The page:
• Short-term goals: These are goals that you believe you can accomplish within the next six months to two years, such as putting a certain amount of money in your savings, paying off a loan, outfitting your kids for the start of school, or having enough money to join a health club.
  • Medium-term goals: These are goals that you feel you can achieve within the next three to six years, such as having enough money for a down payment on a home, paying off a car loan, or putting a certain amount of money in your retirement account.
  • Long-term goals: These are goals that you project will take you longer than seven years to achieve. They may include sending your kids to college, having enough money to retire, taking your dream vacation, and so on.
Be realistic about your goals and about how long it will take you to achieve each one. If you are not, you’ll be setting yourself up for frustration and disappointment.

Unless you are lucky enough to come into a financial windfall, you probably can’t afford to work toward all your goals at the same time. If you try to do so, you may spread yourself so thin financially that you don’t achieve any of them. Instead, prioritize your goals so you know which goals to focus on first.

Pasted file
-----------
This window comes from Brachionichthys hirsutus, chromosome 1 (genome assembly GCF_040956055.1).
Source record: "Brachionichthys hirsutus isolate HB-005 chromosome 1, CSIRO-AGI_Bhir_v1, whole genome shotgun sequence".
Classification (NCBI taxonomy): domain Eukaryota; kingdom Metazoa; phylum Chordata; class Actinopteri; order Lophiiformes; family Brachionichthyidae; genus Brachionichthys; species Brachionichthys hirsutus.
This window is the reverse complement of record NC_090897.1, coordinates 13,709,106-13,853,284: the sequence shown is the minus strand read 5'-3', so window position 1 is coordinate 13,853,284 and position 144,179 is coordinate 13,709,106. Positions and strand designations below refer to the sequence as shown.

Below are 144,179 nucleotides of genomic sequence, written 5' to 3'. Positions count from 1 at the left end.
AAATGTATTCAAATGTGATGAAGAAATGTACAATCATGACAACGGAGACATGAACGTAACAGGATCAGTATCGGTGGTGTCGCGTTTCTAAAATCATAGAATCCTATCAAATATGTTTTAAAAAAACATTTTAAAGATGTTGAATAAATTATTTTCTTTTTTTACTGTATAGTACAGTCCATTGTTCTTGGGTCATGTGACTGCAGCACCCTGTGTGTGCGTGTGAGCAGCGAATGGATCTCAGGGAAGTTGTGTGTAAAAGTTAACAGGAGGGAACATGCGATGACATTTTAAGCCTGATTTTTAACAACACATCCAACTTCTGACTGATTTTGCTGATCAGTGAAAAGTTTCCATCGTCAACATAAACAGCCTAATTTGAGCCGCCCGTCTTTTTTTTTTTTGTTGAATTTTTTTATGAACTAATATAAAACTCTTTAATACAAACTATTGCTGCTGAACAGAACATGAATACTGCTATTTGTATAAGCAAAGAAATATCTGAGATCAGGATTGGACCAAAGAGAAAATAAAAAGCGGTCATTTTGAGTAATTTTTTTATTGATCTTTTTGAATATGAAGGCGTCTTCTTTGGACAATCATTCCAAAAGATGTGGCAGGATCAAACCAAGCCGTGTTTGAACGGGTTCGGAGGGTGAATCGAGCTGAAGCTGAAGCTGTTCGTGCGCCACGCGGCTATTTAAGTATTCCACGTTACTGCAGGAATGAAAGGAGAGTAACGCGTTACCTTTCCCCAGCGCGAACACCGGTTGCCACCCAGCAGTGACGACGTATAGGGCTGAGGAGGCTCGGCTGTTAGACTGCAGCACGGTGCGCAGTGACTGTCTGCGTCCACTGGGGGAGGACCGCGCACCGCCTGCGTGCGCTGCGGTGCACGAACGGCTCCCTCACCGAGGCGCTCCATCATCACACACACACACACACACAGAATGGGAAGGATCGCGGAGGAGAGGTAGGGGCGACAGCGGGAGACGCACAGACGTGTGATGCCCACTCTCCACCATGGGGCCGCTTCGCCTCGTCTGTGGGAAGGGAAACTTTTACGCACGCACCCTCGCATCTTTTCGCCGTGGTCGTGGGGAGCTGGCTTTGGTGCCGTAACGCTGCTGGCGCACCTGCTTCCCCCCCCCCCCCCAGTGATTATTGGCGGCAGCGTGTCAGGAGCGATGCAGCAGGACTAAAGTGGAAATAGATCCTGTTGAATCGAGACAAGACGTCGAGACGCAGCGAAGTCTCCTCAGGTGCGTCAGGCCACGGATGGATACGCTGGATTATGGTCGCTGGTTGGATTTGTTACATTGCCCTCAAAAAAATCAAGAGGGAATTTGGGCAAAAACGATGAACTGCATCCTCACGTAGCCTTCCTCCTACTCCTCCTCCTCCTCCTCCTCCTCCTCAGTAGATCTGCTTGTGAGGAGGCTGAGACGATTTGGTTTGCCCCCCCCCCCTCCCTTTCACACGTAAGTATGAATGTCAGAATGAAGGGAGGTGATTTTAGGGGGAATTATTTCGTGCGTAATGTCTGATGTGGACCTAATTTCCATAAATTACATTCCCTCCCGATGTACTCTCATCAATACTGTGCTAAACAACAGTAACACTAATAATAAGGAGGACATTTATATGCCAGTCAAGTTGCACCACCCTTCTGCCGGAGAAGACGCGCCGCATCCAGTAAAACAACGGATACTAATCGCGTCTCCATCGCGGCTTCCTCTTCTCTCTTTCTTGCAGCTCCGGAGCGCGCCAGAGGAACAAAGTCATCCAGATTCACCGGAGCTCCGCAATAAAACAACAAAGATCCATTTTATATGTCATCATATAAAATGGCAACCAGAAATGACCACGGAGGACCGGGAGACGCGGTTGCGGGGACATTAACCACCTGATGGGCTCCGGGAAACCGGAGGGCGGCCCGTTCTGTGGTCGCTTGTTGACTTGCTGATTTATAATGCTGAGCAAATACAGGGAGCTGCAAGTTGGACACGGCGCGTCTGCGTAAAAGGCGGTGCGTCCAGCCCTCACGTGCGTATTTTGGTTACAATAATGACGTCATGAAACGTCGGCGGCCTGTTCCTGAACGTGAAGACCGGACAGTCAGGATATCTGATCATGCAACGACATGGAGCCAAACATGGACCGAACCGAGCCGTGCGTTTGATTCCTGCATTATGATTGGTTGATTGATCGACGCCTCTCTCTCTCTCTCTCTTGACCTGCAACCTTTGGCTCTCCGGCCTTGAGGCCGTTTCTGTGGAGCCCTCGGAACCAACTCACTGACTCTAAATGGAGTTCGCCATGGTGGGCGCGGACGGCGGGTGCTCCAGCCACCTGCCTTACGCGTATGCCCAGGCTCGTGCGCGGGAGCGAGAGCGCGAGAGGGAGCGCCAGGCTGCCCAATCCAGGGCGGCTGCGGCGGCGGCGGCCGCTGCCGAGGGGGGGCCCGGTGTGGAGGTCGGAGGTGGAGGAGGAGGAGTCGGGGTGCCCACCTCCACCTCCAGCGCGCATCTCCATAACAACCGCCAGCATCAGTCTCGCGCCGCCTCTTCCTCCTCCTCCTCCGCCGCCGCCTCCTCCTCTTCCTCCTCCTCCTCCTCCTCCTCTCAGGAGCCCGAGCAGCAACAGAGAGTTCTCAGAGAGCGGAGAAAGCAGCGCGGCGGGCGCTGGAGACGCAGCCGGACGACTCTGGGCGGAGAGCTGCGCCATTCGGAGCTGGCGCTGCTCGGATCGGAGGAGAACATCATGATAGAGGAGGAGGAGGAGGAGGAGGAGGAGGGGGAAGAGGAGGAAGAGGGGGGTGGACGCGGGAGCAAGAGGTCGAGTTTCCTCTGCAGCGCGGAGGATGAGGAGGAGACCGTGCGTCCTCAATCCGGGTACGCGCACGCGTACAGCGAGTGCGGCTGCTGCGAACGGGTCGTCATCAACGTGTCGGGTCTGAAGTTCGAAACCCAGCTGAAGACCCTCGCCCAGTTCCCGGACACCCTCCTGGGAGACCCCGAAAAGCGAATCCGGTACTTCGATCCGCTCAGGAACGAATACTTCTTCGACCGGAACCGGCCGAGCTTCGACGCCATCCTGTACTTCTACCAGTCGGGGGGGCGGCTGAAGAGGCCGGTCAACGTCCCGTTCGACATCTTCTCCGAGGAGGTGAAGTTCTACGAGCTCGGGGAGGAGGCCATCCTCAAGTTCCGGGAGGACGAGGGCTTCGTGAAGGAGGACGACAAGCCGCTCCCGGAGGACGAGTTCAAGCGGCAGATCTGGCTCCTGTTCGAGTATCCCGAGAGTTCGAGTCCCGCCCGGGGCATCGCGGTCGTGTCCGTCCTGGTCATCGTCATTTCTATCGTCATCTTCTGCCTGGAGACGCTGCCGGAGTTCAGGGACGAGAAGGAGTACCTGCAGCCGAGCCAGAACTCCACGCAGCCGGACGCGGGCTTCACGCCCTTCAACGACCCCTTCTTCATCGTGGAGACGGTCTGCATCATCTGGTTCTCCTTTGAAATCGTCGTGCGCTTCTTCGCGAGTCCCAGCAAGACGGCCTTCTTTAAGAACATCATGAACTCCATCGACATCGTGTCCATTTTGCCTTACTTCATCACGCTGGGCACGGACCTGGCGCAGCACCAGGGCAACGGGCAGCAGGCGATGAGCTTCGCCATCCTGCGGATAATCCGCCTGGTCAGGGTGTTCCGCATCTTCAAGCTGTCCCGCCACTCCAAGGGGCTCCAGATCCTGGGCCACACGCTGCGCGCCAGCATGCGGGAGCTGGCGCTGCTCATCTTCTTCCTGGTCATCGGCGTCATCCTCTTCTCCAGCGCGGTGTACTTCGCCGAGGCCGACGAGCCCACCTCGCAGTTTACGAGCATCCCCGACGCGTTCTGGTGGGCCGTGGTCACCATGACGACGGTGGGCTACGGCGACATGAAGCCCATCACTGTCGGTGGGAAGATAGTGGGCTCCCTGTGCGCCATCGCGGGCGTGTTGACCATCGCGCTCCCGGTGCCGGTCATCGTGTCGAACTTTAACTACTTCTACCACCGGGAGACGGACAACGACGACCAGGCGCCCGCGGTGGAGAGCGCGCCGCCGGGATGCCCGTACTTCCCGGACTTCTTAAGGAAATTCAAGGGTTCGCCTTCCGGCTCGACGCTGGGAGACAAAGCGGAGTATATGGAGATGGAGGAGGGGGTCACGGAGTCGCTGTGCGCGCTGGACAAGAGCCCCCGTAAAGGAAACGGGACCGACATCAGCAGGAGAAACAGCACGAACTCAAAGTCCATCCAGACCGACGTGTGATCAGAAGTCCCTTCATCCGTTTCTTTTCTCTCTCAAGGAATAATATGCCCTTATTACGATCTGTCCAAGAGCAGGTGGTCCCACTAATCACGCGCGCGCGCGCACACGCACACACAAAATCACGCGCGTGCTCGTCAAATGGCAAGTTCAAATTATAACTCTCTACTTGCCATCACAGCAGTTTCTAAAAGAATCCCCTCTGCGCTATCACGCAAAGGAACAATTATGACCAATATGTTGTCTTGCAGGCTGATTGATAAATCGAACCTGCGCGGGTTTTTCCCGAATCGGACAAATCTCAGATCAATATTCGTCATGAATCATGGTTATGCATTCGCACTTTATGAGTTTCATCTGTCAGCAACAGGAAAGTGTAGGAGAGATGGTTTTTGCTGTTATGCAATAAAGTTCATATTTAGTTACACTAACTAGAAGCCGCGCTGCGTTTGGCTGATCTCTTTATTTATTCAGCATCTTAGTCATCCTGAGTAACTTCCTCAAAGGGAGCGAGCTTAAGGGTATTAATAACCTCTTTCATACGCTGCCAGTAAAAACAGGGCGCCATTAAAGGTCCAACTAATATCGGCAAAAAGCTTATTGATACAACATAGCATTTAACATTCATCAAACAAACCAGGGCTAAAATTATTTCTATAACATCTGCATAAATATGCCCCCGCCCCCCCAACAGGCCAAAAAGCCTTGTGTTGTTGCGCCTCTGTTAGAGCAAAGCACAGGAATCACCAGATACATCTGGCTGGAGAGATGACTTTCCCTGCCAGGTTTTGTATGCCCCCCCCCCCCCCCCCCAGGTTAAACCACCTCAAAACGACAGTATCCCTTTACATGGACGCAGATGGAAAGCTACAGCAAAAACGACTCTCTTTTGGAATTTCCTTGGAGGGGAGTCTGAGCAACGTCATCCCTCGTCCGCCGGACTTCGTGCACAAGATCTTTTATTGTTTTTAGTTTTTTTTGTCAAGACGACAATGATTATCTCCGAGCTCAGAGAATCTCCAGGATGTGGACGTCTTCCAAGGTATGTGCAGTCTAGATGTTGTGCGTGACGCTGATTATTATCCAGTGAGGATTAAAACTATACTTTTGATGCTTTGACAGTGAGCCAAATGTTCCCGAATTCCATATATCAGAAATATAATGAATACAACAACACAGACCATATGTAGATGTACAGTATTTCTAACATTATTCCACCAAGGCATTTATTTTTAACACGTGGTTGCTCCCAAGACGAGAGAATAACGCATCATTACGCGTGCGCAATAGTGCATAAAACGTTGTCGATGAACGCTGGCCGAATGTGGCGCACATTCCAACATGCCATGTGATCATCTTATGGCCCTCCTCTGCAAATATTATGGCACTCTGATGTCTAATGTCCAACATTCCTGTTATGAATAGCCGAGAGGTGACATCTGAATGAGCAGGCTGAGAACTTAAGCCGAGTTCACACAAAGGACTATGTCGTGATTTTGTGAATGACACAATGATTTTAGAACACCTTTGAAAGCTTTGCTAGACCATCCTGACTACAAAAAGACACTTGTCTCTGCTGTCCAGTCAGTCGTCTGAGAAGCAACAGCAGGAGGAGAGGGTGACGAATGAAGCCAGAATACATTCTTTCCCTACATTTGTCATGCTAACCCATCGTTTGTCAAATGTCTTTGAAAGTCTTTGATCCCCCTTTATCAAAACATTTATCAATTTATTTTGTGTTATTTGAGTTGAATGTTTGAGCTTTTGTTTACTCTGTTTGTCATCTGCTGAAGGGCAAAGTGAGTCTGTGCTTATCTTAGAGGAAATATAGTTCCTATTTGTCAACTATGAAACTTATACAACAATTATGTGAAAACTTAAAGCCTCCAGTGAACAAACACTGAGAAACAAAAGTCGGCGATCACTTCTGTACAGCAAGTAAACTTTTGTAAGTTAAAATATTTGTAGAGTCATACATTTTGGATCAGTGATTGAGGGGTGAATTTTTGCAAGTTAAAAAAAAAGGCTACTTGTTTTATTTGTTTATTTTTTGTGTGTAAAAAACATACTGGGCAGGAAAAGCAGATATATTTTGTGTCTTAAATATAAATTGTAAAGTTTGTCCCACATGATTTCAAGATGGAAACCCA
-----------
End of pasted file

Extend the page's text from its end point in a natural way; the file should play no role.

Most likely you will begin working toward short-term goals first because they are probably the most pressing, but you may be able to work on some of your medium- and long-term goals at the same time. For example, maybe you want to pay off your car loan over the next six months, and you also want to start stashing money away for a down payment on a home with the goal of having the money you need in two years.

After you decide which goals to work toward first, decide how you’ll achieve each goal and set a realistic time frame for doing what you’ve set out to do. For example, you may decide to get a second job and put all the money you earn from it toward a certain goal. You may decide to finance another goal through a combination of cash and credit.

Either way you do you it just be sure to revise your budget as necessary.

Monday, 7 November 2011

Money Saving Monday - 5 Money Lessons from The Wealthy Barber Returns

Dave Chilton, author of classic personal-finance book The Wealthy Barber, has returned with a sequel. Here's what he wants you to know about money, debt and investing.

Dave Chilton, author of The Wealthy Barber always swore he'd never write a sequel to the book that sold more than two million copies nationwide.